Saturday, April 28, 2018

Book Blogger Hop April 27th - May 3rd: There Are 252 Ways of Writing the Number 4 as a Sum of Six Squares of Integers

Jen at Crazy for Books restarted her weekly Book Blogger Hop to help book bloggers connect with one another, but then couldn't continue, so she handed the hosting responsibilities off to Ramblings of a Coffee Addicted Writer. The only requirements to participate in the Hop are to write and link a post answering the weekly question and then visit other blogs that are also participating to see if you like their blog and would like to follow them.

This week Billy asks: Have you ever thought of writing a respectful, but angry letter to an author to ask them WHY they killed off one of your favorite characters in a novel?

No. I have not.

If an author writes a fictional character well enough, and brings them to life vividly enough that you care when they die, that author has done their work really well. That's something to appreciate and celebrate, not something to be angry about.

Previous Book Blogger Hop: 251 Is a Sophie Germain Prime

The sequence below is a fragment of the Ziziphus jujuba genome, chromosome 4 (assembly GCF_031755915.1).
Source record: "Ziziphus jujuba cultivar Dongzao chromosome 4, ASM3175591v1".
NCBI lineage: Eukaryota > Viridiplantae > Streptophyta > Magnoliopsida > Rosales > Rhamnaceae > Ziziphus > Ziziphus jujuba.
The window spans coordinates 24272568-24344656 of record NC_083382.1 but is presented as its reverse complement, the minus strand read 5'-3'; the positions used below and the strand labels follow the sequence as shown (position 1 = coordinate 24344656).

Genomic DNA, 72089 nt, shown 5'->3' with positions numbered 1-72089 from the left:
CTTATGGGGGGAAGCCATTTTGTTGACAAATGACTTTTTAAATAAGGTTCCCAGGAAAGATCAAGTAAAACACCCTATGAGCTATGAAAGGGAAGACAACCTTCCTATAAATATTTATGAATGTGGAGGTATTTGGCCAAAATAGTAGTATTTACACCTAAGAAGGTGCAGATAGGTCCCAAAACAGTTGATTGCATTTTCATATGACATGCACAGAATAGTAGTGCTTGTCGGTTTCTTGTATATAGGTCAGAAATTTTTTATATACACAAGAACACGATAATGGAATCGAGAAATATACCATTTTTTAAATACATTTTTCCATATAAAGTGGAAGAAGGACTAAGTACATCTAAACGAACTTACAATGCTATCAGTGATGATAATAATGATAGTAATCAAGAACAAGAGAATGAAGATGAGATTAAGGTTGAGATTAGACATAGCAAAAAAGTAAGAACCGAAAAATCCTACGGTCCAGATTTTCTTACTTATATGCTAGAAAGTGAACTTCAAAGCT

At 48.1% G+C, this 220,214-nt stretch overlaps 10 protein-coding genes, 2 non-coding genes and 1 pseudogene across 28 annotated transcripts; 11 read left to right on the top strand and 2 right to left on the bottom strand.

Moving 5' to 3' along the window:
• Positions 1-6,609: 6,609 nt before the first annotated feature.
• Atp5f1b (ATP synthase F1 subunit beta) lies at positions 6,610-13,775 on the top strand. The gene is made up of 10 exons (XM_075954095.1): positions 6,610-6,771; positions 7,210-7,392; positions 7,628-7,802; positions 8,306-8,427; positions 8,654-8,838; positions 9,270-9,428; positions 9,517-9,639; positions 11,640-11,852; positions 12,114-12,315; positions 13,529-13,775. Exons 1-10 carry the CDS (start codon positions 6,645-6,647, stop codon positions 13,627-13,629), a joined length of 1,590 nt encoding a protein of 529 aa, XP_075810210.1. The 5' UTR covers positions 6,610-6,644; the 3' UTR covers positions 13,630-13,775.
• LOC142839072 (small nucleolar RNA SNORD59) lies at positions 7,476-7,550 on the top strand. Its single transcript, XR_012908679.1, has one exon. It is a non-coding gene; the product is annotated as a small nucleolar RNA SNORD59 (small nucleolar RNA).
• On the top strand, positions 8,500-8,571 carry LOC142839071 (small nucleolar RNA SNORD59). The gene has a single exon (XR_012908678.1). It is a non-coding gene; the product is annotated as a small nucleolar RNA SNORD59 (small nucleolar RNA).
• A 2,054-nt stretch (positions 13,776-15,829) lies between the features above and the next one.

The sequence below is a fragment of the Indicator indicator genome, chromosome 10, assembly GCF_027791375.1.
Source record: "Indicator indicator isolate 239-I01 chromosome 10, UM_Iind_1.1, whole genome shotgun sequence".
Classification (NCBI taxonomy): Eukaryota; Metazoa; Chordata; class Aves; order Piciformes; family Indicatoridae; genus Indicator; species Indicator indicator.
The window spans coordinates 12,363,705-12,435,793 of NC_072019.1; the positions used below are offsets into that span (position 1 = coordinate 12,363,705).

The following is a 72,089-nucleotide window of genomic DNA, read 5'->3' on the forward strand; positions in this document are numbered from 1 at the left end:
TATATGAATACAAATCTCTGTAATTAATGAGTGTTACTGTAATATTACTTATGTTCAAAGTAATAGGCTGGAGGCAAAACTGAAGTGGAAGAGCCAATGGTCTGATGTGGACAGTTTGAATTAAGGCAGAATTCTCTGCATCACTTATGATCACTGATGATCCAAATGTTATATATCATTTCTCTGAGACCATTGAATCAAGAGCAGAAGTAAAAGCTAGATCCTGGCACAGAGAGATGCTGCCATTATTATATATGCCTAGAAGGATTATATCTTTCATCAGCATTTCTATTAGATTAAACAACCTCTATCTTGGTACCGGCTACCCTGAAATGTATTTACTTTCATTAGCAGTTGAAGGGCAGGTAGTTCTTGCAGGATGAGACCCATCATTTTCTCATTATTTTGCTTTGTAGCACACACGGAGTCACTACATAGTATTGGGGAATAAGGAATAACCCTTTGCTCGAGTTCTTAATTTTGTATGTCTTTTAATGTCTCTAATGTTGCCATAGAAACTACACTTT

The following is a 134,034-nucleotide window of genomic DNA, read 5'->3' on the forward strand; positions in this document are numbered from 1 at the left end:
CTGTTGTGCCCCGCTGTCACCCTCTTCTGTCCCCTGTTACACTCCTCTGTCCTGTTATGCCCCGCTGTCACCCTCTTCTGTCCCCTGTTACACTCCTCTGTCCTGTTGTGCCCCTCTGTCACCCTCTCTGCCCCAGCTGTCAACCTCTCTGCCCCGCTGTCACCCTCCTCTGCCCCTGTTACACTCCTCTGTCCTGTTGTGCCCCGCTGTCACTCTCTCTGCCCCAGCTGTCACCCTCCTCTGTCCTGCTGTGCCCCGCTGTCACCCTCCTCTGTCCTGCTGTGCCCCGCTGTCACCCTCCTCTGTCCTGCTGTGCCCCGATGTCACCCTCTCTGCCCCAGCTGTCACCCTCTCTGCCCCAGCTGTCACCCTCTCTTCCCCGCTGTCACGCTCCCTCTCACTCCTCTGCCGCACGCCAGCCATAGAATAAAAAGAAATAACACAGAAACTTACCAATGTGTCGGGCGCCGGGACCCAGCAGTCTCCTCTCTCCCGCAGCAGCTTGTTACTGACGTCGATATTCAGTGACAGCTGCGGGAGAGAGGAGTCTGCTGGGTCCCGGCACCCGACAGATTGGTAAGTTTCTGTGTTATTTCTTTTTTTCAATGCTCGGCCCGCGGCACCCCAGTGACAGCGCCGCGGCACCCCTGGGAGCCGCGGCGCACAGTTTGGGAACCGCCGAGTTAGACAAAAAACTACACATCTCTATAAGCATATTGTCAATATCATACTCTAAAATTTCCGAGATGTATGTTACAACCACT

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  1. Great answer Aaron! That's so true that if we do care enough about the characters then the Author has done a great job, never really thought about it that way.

    Angelica @ Paperback Princess

    1. @Angelica: There is a reason the "seven deadly words" for a book are "I just don't care about these people".

  2. I agree. It’s their character and their choice and if it is done properly, the character had to be killed off for the novel to work. I admit I have been put off reading any more horror fiction because of a very good horror novel by Dan Simmons. His characters were so very good, when he killed them off I just didn’t think I could continue with a genre whose whole point, if done well, is to kill off characters you care about.

    1. @Sue: If I care about a character, the manner of their death almost doesn't matter to me. Even seemingly random deaths work, because death is often unexpected and stories that include that sort of randomness often ring even truer than ones in which deaths are "heroic" or "meaningful".